Fortunately, I have a trusted resource close to home. My business partner’s wife, Maury Ankrum, recently went through the process of writing a book and getting published, and she was more than willing to share a few things she’s learned throughout her journey.

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Writing a bestseller ‘on the verge of a stroke’

spectator.co.uk – Thursday January 14, 2016

Every four seconds, somewhere in the world, a Lee Child book is sold. This phenomenal statistic places Child alongside Stephen King, James Patterson and J.K. Rowling as one of the world’s bestselling novelists. But what makes the Jack Reacher books so successful? This is one of the questions Andy Martin, a lecturer in French and Philosophy at Cambridge, sets out to answer in this intriguing and uniquely unclassifiable book. Reacher Said Nothing, however, isn’t a work of literary criticism or a how-to guide. Martin contacted Child and asked whether he could observe the entire writing process for the 20th Reacher novel, Make Me. Amazingly, Child said yes.

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Tom Ellen and Lucy Ivison on writing for teens

thebookseller.com – Wednesday January 6, 2016

Tom Ellen and Lucy Ivison, authors of Never Evers (Chicken House) discuss writing about sex and love for teens.

Tom Ellen: I think we mainly write about sex and love for teens because we're trying to write funny books, and there's a lot of scope for comedy in both those areas...

Lucy Ivison: Well yes Tom, but actually no Tom. I mean, this is a classic time where I realise that you and me are different people. That is not why I write about sex and love. I am just into sex and love! I live for a good romance. And everyone is interested in what goes on with people in the bedroom. That’s just facts. Awkward, cringeworthy stuff is part of the journey…which I do love too.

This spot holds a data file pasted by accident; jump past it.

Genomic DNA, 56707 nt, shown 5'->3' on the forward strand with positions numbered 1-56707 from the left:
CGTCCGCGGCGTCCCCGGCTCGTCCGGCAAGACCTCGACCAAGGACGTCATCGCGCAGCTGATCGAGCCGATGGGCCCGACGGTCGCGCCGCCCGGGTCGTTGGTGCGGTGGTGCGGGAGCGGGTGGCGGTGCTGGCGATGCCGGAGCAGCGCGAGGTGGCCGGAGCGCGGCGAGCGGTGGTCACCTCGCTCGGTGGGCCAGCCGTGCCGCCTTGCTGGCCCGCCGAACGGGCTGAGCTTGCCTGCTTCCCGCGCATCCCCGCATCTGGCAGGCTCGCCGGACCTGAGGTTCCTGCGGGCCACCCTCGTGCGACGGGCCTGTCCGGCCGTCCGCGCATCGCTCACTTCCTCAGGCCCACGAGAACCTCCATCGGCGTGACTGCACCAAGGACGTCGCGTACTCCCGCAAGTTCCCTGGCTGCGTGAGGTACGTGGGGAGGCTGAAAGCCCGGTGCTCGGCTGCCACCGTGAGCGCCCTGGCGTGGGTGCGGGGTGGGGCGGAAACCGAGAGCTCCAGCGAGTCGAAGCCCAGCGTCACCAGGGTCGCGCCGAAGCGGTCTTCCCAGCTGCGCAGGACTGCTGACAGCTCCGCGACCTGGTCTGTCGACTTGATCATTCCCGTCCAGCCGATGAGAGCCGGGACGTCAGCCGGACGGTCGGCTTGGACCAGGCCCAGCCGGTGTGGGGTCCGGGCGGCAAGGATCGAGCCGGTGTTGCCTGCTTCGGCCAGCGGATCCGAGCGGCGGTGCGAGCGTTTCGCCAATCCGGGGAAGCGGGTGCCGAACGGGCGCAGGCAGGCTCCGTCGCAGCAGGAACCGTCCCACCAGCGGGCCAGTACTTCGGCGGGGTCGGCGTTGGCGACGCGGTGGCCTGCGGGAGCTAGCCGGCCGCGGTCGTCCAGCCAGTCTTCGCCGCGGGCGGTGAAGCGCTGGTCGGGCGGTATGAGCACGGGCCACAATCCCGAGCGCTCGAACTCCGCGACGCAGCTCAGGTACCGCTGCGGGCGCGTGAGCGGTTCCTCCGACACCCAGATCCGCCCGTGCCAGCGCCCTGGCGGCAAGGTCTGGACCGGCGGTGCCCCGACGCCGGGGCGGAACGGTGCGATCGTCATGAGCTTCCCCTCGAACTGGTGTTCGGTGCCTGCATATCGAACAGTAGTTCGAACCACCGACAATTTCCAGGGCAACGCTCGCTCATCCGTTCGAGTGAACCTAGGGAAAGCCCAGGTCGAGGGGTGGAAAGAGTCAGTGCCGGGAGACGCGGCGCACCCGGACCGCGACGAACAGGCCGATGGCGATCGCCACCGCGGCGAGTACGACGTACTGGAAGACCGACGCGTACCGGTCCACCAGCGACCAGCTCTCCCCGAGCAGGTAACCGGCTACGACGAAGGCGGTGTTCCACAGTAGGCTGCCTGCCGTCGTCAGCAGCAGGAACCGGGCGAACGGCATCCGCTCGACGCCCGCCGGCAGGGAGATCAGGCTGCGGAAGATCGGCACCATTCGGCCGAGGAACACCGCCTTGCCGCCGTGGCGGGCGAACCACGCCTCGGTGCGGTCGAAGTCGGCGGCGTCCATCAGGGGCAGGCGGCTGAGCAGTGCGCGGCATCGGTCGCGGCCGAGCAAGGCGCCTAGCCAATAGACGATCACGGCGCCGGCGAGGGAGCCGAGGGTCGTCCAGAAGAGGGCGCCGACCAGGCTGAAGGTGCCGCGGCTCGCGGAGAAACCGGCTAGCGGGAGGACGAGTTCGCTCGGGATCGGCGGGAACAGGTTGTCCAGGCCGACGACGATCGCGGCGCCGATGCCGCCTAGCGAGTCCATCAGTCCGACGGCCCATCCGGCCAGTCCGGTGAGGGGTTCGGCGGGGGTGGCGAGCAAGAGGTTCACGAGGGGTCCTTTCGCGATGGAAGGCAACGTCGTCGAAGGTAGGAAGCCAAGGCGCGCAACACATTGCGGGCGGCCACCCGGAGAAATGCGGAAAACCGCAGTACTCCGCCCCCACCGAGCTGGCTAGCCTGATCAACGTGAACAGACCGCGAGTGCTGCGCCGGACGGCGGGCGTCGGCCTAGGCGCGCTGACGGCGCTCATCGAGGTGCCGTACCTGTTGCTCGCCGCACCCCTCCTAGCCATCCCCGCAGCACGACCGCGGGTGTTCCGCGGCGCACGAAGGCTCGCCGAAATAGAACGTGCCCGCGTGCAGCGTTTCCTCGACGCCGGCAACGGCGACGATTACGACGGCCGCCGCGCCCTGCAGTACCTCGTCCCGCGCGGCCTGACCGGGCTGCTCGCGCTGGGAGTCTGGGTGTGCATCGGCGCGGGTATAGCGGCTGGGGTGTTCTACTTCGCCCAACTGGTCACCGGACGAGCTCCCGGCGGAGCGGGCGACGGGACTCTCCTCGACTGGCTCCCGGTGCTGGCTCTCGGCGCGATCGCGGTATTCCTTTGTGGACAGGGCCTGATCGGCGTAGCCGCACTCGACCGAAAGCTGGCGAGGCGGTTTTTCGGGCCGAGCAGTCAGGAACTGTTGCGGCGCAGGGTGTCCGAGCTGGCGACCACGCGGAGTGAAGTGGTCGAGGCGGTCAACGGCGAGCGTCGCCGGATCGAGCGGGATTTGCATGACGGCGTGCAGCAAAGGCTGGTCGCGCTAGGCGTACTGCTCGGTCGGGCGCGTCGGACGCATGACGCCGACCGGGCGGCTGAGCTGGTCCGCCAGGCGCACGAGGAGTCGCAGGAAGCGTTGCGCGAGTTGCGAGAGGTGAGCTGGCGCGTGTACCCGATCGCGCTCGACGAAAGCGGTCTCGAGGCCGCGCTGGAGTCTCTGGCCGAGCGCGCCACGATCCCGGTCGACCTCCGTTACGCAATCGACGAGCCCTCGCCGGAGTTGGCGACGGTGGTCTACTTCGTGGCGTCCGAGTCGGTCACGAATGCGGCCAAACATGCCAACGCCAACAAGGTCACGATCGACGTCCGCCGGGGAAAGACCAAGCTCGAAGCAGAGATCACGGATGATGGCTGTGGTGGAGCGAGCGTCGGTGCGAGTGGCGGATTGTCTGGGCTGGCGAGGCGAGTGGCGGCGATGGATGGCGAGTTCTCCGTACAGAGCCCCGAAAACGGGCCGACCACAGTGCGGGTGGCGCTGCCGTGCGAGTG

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Struggling as an author? Stop writing only what you want to write

theguardian.com – Wednesday January 6, 2016

Earning a living as a writer is as likely as winning the lottery. Instead of writing books and persuading others to buy them, find out what people want to write, then do it for them.

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No taboo should be off limits when writing for teenagers

theguardian.com – Tuesday January 5, 2016

Violence, swearing, sex, drinking, mental illness… teen/YA lit has had it all for over 40 years. Teen author Non Pratt on facing up to whatever readers fear – and exploring uncharted ethical territory

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Tom Ellen and Lucy Ivison: how we went from being teenage sweethearts to writing partners

theguardian.com – Monday January 4, 2016

The authors of Lobsters and new middle grade book Never Evers on what it’s like writing together (and how they do it), why year 9 is a crazy time, and where they rank in the ‘cool’ league. Plus, read the first chapter of Never Evers here!